I’m sitting with the family, asking Damon how Brayton has so adroitly handled the pressure of playing this sport in this state. Damon’s eyes never leave his son as he says thing after wonderful thing about parenting, hard work, humility, basketball.
“Ever since they were born, they’ve had those expectations,” Damon is saying of his three kids, all of whom played basketball. “It’s the way they grew up. We don’t know any different. It’s something put on them by outside people, but us internally, me and my wife, my mom and dad, we just enjoy watching our kids play.”
In front of us, Brayton Bailey is tossing a lob that 6-4 junior Tony Perkins of Lawrence North throws down at the rim.
“For us, we’ve just tried to teach them the right way to handle it,” Damon says. “There’s going to be a lot of good and a lot of bad that comes out of it. For every person that thinks you’re great, there’s going to be 10 people that think you’re not very good. That’s part of it, so just try to have fun playing the game. Basketball’s going to end for all of us at some point. It’s what you learn through the game that’s important.”
In front of us, Brayton is driving and finishing on the left side, using the rim to ward off 6-5 David Ejah of Fort Wayne Carroll.
“I’ve always told my kids: However good I was, and that can be debated, I don’t want them to be as good as me, I don’t want them to play like me,” Damon says. “I want Brayton to be the best player he can be, whatever that is. Whether you shoot it as well as anyone else, are as athletic, as big, I want you to go out and compete as hard as you can, and whatever happens, I’m going to be pretty happy as a parent.”
In front of us, Brayton is throwing a no-look pass to a teammate who misses a jumper. Brayton steals the outlet pass and throws another no-look pass, this one to Tony Perkins, who scores. Wait, what did Damon Bailey just say?
However good I was, and that can be debated …
Most celebrated high school player in our basketball state’s history, IU legend, All-American, and how good you were can be debated? For years I’ve heard Damon is humble like this, remarkable for someone so famous that a stranger once snuck onto his lawn to grab a few blades of grass, and it sure seems true. But I’m asking: Did you ever want to be cocky?
Damon’s smiling, nodding.
So why weren’t you? Why aren’t you?
“Those two,” he says, pointing past me, at his parents – I’m sitting between Damon and Beverly – and now he’s telling me a story.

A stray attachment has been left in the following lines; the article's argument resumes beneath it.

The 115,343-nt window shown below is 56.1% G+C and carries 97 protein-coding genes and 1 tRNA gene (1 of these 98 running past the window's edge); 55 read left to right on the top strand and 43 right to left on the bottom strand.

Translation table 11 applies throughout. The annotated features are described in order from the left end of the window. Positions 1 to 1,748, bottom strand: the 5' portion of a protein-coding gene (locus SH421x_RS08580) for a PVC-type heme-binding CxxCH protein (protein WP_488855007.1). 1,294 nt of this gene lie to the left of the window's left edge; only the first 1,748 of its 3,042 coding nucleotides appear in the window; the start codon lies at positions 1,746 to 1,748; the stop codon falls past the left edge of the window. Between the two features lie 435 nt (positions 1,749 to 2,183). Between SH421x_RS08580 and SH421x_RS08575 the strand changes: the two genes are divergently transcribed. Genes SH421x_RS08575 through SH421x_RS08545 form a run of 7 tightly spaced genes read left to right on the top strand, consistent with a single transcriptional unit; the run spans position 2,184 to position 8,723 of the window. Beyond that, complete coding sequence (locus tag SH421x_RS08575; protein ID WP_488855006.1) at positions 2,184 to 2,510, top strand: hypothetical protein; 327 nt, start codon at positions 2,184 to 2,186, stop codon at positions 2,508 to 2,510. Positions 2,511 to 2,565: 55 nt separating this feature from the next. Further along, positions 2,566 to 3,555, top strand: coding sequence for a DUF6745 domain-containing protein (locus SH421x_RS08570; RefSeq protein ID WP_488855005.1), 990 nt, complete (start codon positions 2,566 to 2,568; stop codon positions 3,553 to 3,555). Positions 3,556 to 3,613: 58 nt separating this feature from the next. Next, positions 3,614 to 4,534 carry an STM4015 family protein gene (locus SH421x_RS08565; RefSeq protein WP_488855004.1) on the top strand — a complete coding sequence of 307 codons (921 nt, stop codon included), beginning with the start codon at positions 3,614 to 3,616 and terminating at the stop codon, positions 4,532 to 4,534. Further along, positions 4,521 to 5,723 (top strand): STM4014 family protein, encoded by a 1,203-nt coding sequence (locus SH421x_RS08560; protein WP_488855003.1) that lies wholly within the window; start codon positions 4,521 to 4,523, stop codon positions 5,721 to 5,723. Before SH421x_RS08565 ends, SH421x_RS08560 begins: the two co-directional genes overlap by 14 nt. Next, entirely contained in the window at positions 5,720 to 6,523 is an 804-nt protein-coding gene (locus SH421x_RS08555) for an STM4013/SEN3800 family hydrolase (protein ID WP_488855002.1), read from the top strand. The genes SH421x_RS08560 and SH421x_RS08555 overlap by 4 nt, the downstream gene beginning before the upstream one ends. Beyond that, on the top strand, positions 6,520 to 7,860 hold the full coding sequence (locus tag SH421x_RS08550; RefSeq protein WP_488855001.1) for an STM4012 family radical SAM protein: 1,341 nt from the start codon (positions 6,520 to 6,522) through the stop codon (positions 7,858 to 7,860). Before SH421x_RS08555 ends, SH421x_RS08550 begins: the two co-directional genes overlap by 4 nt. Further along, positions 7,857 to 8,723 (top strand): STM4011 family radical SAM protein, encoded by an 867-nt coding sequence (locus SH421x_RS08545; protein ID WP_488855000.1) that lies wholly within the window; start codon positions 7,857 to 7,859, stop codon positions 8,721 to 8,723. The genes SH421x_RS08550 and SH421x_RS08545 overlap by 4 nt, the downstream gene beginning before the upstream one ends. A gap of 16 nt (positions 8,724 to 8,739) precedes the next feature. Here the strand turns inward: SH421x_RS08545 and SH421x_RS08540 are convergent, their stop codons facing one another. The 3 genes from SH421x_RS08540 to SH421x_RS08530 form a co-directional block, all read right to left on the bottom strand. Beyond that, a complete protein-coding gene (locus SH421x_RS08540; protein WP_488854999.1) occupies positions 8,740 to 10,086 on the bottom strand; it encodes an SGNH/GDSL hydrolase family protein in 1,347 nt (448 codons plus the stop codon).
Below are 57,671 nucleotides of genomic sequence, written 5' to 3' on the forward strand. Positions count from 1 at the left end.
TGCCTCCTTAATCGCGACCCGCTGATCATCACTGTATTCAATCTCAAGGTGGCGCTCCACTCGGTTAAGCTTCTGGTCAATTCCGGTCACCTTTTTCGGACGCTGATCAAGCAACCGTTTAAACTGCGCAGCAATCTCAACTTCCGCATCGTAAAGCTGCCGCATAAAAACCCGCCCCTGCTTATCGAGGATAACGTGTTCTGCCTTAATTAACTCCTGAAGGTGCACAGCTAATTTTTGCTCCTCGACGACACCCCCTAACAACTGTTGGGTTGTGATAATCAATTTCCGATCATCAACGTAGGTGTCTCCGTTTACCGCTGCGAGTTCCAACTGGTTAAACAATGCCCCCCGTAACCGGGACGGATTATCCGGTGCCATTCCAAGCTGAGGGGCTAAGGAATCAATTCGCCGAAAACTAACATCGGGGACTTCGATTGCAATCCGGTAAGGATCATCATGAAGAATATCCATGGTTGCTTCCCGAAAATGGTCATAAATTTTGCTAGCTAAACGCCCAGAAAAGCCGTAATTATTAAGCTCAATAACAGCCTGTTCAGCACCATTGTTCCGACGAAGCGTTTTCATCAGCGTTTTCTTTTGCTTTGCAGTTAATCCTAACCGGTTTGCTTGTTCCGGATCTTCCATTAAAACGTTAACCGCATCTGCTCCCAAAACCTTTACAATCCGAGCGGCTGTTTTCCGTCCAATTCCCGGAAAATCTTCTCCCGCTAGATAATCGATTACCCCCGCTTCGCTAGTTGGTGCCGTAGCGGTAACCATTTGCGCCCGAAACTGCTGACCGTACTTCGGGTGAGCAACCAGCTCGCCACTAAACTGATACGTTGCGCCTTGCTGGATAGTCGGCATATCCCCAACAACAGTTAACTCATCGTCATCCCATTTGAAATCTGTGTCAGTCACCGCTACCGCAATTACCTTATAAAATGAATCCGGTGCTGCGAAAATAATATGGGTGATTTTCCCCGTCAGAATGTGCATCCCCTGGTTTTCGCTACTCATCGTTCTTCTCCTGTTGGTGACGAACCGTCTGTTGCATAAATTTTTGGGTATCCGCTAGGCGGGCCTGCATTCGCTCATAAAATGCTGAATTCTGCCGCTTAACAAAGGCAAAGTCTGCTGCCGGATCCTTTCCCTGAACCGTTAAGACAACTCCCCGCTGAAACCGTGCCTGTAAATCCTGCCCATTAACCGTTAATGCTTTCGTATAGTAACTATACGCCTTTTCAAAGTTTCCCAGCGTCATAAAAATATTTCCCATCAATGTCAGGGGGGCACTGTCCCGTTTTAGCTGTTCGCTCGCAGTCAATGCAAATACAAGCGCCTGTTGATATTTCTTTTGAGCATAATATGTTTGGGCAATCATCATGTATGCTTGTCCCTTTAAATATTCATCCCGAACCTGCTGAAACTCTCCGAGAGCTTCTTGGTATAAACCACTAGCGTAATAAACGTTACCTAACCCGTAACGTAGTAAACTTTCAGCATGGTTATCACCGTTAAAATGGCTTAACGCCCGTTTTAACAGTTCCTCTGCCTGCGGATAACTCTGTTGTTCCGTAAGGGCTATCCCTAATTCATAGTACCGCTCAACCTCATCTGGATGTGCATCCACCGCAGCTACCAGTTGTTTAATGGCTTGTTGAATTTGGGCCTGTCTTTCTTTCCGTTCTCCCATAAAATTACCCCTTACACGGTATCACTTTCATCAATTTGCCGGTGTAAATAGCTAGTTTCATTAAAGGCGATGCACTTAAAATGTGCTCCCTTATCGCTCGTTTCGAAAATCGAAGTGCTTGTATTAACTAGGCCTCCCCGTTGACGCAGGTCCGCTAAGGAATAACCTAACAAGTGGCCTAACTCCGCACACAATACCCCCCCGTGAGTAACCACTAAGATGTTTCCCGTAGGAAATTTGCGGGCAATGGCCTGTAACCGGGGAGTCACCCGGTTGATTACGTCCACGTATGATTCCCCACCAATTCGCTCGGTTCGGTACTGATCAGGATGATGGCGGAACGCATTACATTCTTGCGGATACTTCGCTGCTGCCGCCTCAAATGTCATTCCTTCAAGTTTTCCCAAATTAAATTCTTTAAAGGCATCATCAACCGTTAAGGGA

“I’m in middle school,” Damon Bailey says. “Dad and I arguing, and he calls me a hot dog – ‘nobody likes a hot dog,’ this and that – and I say: ‘I do, with mustard and ketchup.’ My mom says: ‘Oh baby, you didn’t just say that.’
“We had a come-to-Jesus meeting with Dad. I think that’s what’s important, that you have strong people in your life that are there to keep everything in perspective.”
Which is what Damon does for his kids. Here’s a guy who scored nearly 5,000 points in high school and college, made the 1998 All-CBA first team but never stuck in the NBA: “And in my case,” he says of the absurdity of expectations, “that’s a failure.”
“In Brayton’s case,” Damon Bailey is saying of his only son, “if he doesn’t go to IU, if he doesn’t play professional basketball, he’s not a failure. That’s not fair.”
* * *
Brayton’s coach at Bedford North Lawrence, Matt Seifers, is telling me about two AAU tournaments. One was in Indianapolis a few years ago. Late in a close game, Brayton gets to the rim twice, draws contact, doesn’t get the call, doesn’t score. On the bench, Damon is assisting Seifers. He calls Brayton over, says quietly: “Why don’t you finish those shots?”
“Brayton just looks at him,” Seifers says, “walks back on the court and scores the next nine points and we end up winning.”
The other AAU tournament was a few years before that.
“I can’t get Damon out of the building after every game,” Seifers says. “Everyone wants a picture, an autograph. We’re not even in Indiana – this is Virginia – and I’m thinking: ‘This is unbelievable.’”
Brayton doesn’t remember that.
So does this: Opposing gyms using Brayton Bailey’s background as a bludgeon. At Jeffersonville, where Johnson Arena seats 5,306, someone started chanting: “Daddy’s shadow” – clap, clap, clap-clap-clap – “Daddy’s shadow!”
“I was trying not to pay attention,” Brayton says, “but I mean, it’s kind of hard when the whole gym is saying that.”
Now he’s really smiling. This kid? He loves it. It’s why he chose basketball over football. It’s why he wears No. 22. And it’s why, when he played last summer for former North Central star Eric Gordon’s AAU program, he chose to play with the older kids. He was 16, but played with the 17-year-olds.
“Just to see what it was like,” he says. “To give myself a challenge. If I can play with the 17s, I know I can play with my own age group. They’re bigger, stronger, faster. I was just challenging myself really.”
That’s a word – challenge – Brayton uses six times in 8½ minutes. How come? Why does he find these challenges and seek them out, running them over when he could just as easily run around them, or easier still, run away from them?
“I was just born with it,” Brayton Bailey says, and man is he smiling now. “I’m challenged every day with something, because I’m Damon’s son.”